I am so excited to add another successful cheese to my arsenal. I will happily make both the Stilton and Camembert cheeses again in the future, but I'm also excited to try some new ones. There is a fattier, creamier blue featured in the book that I'd like to try, but also the Havarti is really calling my name. Stay tuned for more of my cheesemaking adventures 🙂
Homemade Camembert Cheese
- 2 medium-sized cheese forms (may be Camembert or similar forms, approximately 4 inches round base by 4 inches height, open bottom, untapered)
- digital kitchen thermometer
- cheese paper (I use parchment–not the same, but I make it work)
- 2 gallons unhomogenized whole milk (not ultra-pasteurized) (I used homogenized, and it worked!)
- 1 cup heavy cream (not ultra-pasteurized)
- ⅛ teaspoon prehydrated mesophilic cultures* such as MM100 or Flora Danica
- Pinch of prehydrated Penicillium candidum mold powder*
- Pinch of prehydrated Geotrichum candidium mold powder*
- ¼ teaspoon calcium chloride diluted in ¼ cup water
- ¼ teaspoon rennet diluted in ¼ cup water (I used dry vegetable rennet, as opposed to the preferred calf rennet, and it worked!)
- 2 to 3 teaspoons salt
- Clean all surfaces and equipment before beginning. Set up a draining station by placing the cheese forms on a draining rack (I use a sushi mat) in the sink.
- Pour the milk into a heavy-bottomed stockpot and warm over medium heat to 86°F, stirring gently. Remove from the heat.
- Add the prehydrated cultures and mold powders to the milk, then stir in, using an up-and-down motion.
- Add the calcium chloride solution and stir. Add the rennet solution. Stir in for 20 seconds, then stop the motion of the milk but stirring the opposite direction for a moment. As you add the rennet, start a timer and watch for the flocculation point**. When reached, stop the timer. Multiply the number of minutes elapsed by 5. This is how long you need to wait before you cut the curd. Goal time is 60 to 90 minutes.
- At the timed moment, cut the curd into 1 ½-inch pieces. Then, without stirring, let the curd sit for 45 minutes. During this time, the curd will sink below the surface of the whey (honestly, my curds didn’t sink, but I let them rest like this anyway).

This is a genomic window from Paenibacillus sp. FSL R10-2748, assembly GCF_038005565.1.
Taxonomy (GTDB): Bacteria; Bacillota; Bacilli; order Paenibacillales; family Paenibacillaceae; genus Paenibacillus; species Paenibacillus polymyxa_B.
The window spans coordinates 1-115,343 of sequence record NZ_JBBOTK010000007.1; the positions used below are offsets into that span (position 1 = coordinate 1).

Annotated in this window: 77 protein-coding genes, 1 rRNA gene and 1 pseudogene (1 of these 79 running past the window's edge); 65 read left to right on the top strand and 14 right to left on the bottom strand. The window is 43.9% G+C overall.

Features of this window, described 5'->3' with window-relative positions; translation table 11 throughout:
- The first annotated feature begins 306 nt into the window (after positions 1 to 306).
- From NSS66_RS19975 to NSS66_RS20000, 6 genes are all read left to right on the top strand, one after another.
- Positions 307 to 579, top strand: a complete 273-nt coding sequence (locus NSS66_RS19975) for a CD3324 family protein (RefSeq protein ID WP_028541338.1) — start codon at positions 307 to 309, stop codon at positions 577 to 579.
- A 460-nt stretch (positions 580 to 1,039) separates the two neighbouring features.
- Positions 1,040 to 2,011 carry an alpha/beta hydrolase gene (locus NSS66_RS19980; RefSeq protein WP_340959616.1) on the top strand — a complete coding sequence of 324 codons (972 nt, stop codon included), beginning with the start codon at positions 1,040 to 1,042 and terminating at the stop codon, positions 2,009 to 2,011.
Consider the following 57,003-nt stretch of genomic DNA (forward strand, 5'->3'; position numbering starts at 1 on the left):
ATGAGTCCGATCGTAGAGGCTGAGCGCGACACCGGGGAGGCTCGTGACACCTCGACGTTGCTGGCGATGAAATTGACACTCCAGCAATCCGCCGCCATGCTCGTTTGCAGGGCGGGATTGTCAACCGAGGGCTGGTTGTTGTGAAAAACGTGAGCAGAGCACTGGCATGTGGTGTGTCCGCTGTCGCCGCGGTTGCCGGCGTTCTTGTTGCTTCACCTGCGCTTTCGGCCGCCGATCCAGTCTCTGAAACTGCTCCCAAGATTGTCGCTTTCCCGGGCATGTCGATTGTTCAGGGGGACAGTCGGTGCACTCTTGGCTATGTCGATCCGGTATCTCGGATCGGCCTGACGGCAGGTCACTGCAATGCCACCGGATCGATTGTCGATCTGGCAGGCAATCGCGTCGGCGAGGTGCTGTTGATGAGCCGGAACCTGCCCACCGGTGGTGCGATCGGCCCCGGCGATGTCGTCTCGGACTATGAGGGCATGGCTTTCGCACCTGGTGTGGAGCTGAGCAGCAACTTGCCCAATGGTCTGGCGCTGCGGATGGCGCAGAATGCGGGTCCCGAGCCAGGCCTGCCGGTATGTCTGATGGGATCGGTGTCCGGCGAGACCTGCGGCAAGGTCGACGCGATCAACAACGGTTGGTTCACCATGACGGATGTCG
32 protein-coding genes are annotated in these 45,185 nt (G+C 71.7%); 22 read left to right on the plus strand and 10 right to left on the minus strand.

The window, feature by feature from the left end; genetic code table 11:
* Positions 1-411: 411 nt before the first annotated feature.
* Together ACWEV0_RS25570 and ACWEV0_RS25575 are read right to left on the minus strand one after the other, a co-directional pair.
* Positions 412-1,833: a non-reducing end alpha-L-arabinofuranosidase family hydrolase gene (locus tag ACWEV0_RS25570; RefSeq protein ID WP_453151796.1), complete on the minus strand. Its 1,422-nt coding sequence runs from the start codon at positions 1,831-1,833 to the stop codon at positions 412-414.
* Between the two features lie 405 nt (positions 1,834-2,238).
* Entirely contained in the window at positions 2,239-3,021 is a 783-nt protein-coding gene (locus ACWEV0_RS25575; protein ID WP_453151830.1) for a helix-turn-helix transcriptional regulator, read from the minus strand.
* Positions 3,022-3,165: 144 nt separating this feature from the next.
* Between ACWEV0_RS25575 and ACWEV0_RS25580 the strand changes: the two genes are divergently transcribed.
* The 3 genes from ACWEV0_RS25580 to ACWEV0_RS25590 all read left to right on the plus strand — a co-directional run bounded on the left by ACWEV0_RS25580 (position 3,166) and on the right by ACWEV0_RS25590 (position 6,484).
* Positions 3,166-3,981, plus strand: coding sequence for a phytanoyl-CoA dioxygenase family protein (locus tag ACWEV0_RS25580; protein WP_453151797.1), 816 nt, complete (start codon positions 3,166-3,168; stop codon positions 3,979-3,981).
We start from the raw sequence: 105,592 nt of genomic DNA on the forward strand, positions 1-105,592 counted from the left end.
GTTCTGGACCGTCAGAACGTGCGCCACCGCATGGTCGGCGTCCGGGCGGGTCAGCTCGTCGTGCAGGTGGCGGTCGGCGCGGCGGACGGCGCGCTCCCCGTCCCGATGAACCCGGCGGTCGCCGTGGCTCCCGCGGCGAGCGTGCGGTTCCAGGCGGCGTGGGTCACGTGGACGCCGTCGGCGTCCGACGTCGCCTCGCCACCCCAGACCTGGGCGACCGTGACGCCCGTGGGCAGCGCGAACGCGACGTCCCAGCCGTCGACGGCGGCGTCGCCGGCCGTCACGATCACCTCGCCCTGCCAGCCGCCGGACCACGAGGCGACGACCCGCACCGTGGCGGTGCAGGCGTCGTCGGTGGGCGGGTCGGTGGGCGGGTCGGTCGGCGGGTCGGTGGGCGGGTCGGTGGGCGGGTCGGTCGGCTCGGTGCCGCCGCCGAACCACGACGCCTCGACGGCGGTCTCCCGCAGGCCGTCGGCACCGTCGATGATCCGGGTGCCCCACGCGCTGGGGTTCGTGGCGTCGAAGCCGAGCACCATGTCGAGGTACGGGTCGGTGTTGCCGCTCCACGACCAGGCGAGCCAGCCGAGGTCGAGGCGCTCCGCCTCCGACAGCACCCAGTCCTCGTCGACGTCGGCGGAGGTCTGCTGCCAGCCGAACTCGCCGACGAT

- Remove the whey from the top of the pot until you see the surface of the curd again, then begin to stir (working from the top of the pot and moving downward) for 3 minutes. This action is more one of lifting and moving the curds than actually stirring. Allow the curds to rest in the pot for another 5 minutes.
- Finally, scoop the curds out of the pot and fill each form. Fill the forms all the way to the top before moving on to the next form. Depending on the height of your form, you may need to fill it, then wait 10 to 20 minutes for the curd level to drop sufficiently, then fill again. If you are absolutely certain you can’t fill your curds into the prepared forms, add another.
- Let the curds drain for 8 to 12 hours, flipping regularly, covered at room temperature.
- Sprinkle ¼ to ½ teaspoon salt on the top of each cheese while it is still in the form. Let the salt soak in for half an hour, then flip the cheese and repeat the salting on the opposite side. Let the salt soak in for 10 hours more at room temperature. During this time, make sure the whey can flow freely away, so that the cheese does not sit in a puddle.
- Remove the cheeses from their forms and set on a clean aging mat (again, I use a sushi mat for this), cover with cheesecloth, and allow the cheese to air-dry at room temperature for 1 day more. Finally, blot the cheese extra-dry with a clean paper towel. Place the cheese on the aging mat in the aging bin and place in a 45°F location (I loosely cover with a lid although the original recipe didn’t specify). If unavailable, store in the refrigerator.
- For the first 2 weeks, with clean hands or wearing gloves, flip the cheeses every day, and remove any accumulated moisture with a clean cloth or paper towel. You should start to see Geotrichum candidium mold growing on the rind after about 1 week. It looks like shimmery velvet. Next, you should see a heavier white mold grown in–the Penicillium candidum.
- When the cheeses are fully covered in mold, wrap in cheese paper to prevent the mold coat from growing too thick, or skip the paper and simply continue to flip and pat down the cheese rind on a weekly basis.
- After 4 weeks, check the cheese for ripeness by looking for a softness at the center. The center should feel more like a soft peach than a firm eraser. When ripe, enjoy. Store, uncut, in the fridge for up to 2 weeks more, and no longer.
*All nutritional information is based on third-party calculations and should be considered estimates. Actual nutritional content will vary with brands used, measuring methods, portion sizes and more.*